Bitcoin miners have returned to the record activity they had before China’s crypto crackdown—but they are still looking for a home
Mining Bitcoin, the world’s largest cryptocurrency, has almost completely recovered to reach the record levels of activity hit before China cracked down on the crypto industry earlier this year.
The hashrate, or measure of computing power dedicated to mining and processing Bitcoins, is now back up to 175 million terahashes per second—a steady climb from July, when it bottomed out at 85 million terahashes per second after China banned the practice of mining the coin because of unsafe coal mining.
Prior to the crackdown in May, the global hashrate hit a record of around 180 million terahashes a second, with China bringing the largest source of hash power, mining around two-thirds of the world’s Bitcoin with about 86 terawatt-hours (TWh) of electricity.
“What this does indicate is that even when you disrupt the largest single center for activity, the Bitcoin community seems to have shrugged it off,” David Reiner, a professor of technology policy at Cambridge University’s Centre for Alternative Finance, told Fortune, noting the recovered hashrate displays the miners’ “remarkable resilience.”
The crackdown in China was spurred by Bitcoin miners’ use of energy from illicit coal extraction, which supplied around 63% of the energy used in crypto mining in the country, according to Rystad Energy. At the time, the Chinese government said Bitcoin mining, which demands a lot of energy, endangered lives and undermined President Xi Jinping’s environmental goals.
During the crackdown, 26 major Bitcoin mining hubs were forced to shutter in Sichuan, and during one week in June more than 70% of the total mining capacity in China went offline, industry analysts estimate.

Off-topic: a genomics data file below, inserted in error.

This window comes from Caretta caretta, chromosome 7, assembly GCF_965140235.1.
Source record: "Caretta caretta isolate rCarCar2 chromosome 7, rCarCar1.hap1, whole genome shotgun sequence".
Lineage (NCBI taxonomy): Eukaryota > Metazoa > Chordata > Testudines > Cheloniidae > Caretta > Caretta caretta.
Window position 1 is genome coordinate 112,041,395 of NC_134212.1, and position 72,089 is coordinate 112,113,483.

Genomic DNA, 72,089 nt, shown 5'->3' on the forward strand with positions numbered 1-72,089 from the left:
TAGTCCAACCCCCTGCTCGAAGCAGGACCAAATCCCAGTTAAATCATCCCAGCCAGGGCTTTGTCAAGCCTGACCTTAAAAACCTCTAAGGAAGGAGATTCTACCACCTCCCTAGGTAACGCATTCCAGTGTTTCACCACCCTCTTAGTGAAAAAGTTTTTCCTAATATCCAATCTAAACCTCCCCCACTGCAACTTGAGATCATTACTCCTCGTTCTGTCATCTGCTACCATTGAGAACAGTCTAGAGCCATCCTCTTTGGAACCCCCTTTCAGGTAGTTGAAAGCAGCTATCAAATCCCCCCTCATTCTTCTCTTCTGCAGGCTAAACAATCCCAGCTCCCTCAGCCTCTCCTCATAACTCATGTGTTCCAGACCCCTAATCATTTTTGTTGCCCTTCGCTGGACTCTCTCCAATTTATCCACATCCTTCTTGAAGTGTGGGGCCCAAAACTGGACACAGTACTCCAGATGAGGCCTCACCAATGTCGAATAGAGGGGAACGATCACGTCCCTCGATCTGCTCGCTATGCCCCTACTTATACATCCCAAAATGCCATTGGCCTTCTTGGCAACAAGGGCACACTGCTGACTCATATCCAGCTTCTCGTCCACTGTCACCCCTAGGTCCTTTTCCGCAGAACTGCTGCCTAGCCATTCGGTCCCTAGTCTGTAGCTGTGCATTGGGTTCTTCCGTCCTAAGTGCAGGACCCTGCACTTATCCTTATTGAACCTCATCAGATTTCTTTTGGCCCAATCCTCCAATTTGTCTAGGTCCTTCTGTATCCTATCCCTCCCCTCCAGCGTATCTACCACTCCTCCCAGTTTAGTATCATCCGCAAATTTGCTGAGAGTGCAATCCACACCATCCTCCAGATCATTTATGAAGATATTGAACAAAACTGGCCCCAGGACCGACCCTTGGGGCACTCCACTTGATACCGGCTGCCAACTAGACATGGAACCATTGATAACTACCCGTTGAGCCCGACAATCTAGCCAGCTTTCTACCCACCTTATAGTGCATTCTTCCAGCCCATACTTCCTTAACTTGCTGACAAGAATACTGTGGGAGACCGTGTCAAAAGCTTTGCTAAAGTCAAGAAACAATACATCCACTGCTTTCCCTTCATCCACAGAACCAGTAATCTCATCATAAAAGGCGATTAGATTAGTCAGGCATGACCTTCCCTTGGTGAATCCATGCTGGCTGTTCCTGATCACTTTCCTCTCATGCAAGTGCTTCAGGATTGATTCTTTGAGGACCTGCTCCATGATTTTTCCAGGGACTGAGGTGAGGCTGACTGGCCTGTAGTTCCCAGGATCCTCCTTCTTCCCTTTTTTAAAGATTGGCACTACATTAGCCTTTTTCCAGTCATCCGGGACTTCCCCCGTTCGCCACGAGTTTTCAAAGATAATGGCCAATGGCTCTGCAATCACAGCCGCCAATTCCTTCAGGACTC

Following the ban, the U.S., Kazakhstan, and Russia took China’s place. The U.S.’s global hashrate share reached around 35.4%, up from 16.8% before the China crackdown. Meanwhile, China’s neighbor Kazakhstan—whose proximity and cheap coal offering made it an attractive destination—gained 10 percentage points in share of the global hashrate, to reach 18.1%, and the Russian Federation, coming in third place, took 11% of the global share, according to the Cambridge Centre for Alternative Finance.
But miners may be forced to look for a new home again, as a squeeze in Kazakhstan’s power supply has pushed the government there to place limits on the energy-intensive mining industry. “There’s zero potential for Bitcoin mining at the moment in Kazakhstan,” Almas Chukin, a partner at private equity firm Visor Kazakhstan, in the Kazakh city of Almaty, told Bloomberg News.
Electricity shortages have already pushed some crypto miners to relocate. Mining firm Xive announced in late November it would be moving its crypto mining farm out of southern Kazakhstan. “Sad to shut down our mining farm in south [Kazakhstan],” Xive cofounder Didar Bekbau wrote in a tweet, tying the decision to the “country risk” of operating a crypto mining farm in the southern part of the central Asian nation.
Some argue Bitcoin mining can be an environmental positive by balancing the grid—that is, by moving to places where miners can use excess energy at times when it is not needed.
But other analysts are not so optimistic. Reiner of the Cambridge Centre for Alternative Finance calls the shifting movements of Bitcoin miners a “rearranging deck chairs on the Titanic” way of thinking, as there is no way to use vast amounts of energy sustainably, even if it does come from an abundant supply of renewable energy—which at this point does not yet exist.
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